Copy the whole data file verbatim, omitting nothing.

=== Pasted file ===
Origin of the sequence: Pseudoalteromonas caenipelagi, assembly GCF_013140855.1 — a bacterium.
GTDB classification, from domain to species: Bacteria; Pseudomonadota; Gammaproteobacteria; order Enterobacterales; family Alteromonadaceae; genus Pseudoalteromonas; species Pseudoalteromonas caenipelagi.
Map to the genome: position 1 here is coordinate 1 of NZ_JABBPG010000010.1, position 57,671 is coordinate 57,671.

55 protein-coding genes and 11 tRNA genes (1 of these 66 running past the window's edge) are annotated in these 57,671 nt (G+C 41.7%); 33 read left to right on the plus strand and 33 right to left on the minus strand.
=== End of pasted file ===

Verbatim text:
Origin of the sequence: Pseudoalteromonas caenipelagi, assembly GCF_013140855.1 — a bacterium.
GTDB classification, from domain to species: Bacteria; Pseudomonadota; Gammaproteobacteria; order Enterobacterales; family Alteromonadaceae; genus Pseudoalteromonas; species Pseudoalteromonas caenipelagi.
Map to the genome: position 1 here is coordinate 1 of NZ_JABBPG010000010.1, position 57,671 is coordinate 57,671.

55 protein-coding genes and 11 tRNA genes (1 of these 66 running past the window's edge) are annotated in these 57,671 nt (G+C 41.7%); 33 read left to right on the plus strand and 33 right to left on the minus strand.